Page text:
fxramper From United States of America, joined Dec 2005, 7113 posts, RR: 87 Posted (1 year 12 months 4 days 4 hours ago) and read 7860 times:
My favorite classic military a/c has to be the A-20 Havoc. My grandfather flew it in the 5th Air Force and was deployed in the South Pacific during WWII. He flew 49 missions in the A-20 and a total of 61 total combat missions also seeing time in the B-25 Mitchell and the P-51 Mustang.
As far as modern military jets go I've always been a fan of the A-10 Tank Killer. I work with a guy that drove one in Desert Storm and he got me hooked on this a/c years ago. Godspeed to those overseas still flying her.
GDB From United Kingdom, joined May 2001, 13031 posts, RR: 78
Reply 1, posted (1 year 12 months 4 days 3 hours ago) and read 7847 times:
So many choices and categories! Perhaps follow you with one vintage one modern - as still in front line service with a major air arm.
For me, that rules out some post war types that often only served with one AF and are long retired, if you want to include one WW2 (or perhaps even older) type.
For WW2 I have four front runners with one thing in common, the R/R Merlin engine or a licenced copy of it.
The iconic British bomber then was and is, the Lancaster, looked right, flew right, was able to also carry specialized loads such as the famous 'Bouncing Bomb' as well as Grand Slam and Tallboy munitions. Radar bombing and electronic warfare were also part of this aircraft's repertoire. It might have been associated with mass area bombing but the Lanc could do more and when it got the chance, it did. Loved by it's crews.
The P-51D Mustang, a game changer for US bomber crews with it's range and performance, more than any other type, at least on the Western front, it hacked down the Luftwaffe on those escort missions. A vital contribution in itself.
Brilliant aerodynamics to complement that definitive power-plant in the definitive US fighter of the war.
The DH Mosquito, a true multi role type, swing role even. Fantastic performance, a lot was carried in a moderate sized plane, hugely versatile, it's innovative construction not only saved on valuable strategic materials it also made it a proto stealth type as far as radar was concerned.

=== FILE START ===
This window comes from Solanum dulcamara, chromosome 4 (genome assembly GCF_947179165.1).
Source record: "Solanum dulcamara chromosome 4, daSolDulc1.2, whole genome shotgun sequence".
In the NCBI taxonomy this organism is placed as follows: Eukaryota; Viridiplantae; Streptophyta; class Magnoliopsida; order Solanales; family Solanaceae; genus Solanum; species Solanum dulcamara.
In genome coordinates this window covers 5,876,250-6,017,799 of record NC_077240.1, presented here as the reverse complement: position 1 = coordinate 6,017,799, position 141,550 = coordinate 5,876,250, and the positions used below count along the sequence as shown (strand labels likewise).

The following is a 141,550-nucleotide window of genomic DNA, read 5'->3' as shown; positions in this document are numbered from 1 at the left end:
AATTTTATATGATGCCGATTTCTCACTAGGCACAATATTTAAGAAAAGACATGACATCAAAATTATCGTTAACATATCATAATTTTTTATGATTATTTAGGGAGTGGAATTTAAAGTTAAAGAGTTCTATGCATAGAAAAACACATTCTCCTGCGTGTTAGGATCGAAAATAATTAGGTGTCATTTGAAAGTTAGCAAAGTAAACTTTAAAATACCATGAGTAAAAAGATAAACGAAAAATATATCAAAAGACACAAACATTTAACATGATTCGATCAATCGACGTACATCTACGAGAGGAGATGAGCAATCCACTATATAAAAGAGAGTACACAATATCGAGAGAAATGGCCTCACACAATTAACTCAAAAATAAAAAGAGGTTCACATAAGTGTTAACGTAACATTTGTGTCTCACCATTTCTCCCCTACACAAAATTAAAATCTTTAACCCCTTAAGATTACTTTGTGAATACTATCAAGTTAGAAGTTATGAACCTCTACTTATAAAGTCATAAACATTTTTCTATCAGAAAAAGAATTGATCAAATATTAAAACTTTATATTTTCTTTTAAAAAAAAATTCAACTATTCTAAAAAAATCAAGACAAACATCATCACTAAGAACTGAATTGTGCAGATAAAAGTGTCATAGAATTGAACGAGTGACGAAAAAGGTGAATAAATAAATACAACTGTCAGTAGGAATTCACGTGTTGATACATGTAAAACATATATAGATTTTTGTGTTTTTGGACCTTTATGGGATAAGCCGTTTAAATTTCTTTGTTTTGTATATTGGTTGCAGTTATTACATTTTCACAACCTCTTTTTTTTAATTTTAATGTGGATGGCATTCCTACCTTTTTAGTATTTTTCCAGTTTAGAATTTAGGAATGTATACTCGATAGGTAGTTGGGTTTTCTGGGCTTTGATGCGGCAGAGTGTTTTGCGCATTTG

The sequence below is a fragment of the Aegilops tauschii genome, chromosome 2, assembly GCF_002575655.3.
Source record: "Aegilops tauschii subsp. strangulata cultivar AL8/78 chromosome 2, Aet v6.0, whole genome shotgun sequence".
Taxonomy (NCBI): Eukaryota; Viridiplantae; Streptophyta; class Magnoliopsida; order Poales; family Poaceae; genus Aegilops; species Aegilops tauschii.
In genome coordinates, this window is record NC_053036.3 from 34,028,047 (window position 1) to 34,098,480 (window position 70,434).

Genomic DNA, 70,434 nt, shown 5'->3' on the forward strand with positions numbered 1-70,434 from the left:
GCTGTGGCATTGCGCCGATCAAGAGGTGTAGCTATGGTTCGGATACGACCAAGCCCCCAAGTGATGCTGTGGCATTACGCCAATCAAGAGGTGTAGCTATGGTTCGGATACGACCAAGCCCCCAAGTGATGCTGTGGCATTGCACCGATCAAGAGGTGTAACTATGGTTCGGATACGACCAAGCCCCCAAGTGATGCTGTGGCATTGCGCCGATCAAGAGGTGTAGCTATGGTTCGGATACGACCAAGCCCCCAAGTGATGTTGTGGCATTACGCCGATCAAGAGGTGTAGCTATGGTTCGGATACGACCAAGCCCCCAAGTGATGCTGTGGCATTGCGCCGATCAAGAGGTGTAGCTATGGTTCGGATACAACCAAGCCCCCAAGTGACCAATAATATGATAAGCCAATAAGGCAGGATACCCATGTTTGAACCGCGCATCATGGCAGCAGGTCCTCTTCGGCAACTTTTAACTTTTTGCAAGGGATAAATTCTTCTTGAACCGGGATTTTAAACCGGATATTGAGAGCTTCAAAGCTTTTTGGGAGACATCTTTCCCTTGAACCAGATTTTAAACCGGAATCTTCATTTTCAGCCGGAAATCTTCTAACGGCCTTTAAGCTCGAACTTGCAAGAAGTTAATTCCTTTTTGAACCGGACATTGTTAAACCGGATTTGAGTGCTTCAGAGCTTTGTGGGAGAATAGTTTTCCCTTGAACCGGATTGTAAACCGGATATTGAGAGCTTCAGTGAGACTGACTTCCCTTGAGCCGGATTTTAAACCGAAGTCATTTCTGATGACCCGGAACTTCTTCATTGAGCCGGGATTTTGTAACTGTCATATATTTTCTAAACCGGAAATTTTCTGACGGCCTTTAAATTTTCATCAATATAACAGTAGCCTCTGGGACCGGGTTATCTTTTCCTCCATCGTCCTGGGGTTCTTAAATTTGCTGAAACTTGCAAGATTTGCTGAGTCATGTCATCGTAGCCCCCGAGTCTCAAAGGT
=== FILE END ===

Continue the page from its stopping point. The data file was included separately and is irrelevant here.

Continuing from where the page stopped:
But the winner has to be the obvious, almost a cliche, another even greater icon.
The Spitfire, of course.
Produced all through the war, though it's capacity for growth and development (surprising in a small airframe) was huge and kept it in the front rank the whole way through.
'If it looks right, it'll fly right' have never been more true.
Not perfect of course, not the most numerous type in the battle that made it an icon in 1940.
Not even the only Merlin powered fighter in the battle.
But if you believe, as I do, that the sound of the R/R Merlin, at that desperate time in 1940, was literally the most important sound in the world, what better airframe to house it in to express this?
It's a much loved icon, transcending generations as well as beyond the aviation world, for a good reason.
UltimateDelta From United States of America, joined Sep 2007, 2055 posts, RR: 6
Reply 3, posted (1 year 12 months 4 days 1 hour ago) and read 7794 times:
Mine would probably have to be the KC-135 and all its various derivatives. In a way, I've sort of spent my whole life so far around them- I see OC- and RC-135s on a daily basis living near Offuttt AFB and my father's ANG unit flies R model tankers. Plus, it always looks so well-proportioned (well, maybe not all of the recon versions- see the EC-135E, for example ) and clean. Beyond that, I can't really say why I like it so much...I just do!
Second place is a tie between the Vulcan and the B-58.
GST From United Kingdom, joined Jun 2008, 930 posts, RR: 0
Reply 4, posted (1 year 12 months 4 days 1 hour ago) and read 7778 times:
For me there can only be two...
Vintage Class: Fairey Swordfish
This for me too is down to a family connection as my great uncle flew them in WW2, including off the Ark Royal's listing deck. The aircraft is quite understated but what it's crews achieved with it truly heralded the future of air power at sea.
spudh From Ireland, joined Jul 2009, 300 posts, RR: 1
Reply 7, posted (1 year 12 months 3 days 12 hours ago) and read 7528 times:
I'd go along the generations with favorites like this:
Mosquito, Draken, Blackbird, Tomcat, Raptor
Mustang, Hunter, Buccanear, Tigershark, Gripen
Harrier, Draken and A10
All time favorite, Tomcat. Loved it from the moment I first saw it blasting off the page of a 1:72 matchbox model catalogue in the late 70's. Started collecting models and books about it in the early 80's. That such an ambitious combination of capabilities proved to be as successful as it was (while admittedly flawed) is testament to the skill of its designers at Grumman. The first time you watch a bird of prey hunt its quarry you can see immediately why swing wings were so derirable (The Tomcat is the only fighter I rate as having a fully functional swing wing, all the rest just had high lift devices). If it had gotten the engines it so badly needed when they had planned (after airframe no 72 IIRC) it would to my mind have been the greatest fighting plane of all time. While with the retirement of phoenix and no Amraam, it had slipped down the pecking order in its primary role of A2A terms, it was arguably still at the top of the heap in its secondary bomb truck capabilities as it bowed out. I still think its the coolest looking fighter ever (blackbird probably takes the gong as coolest jet ever).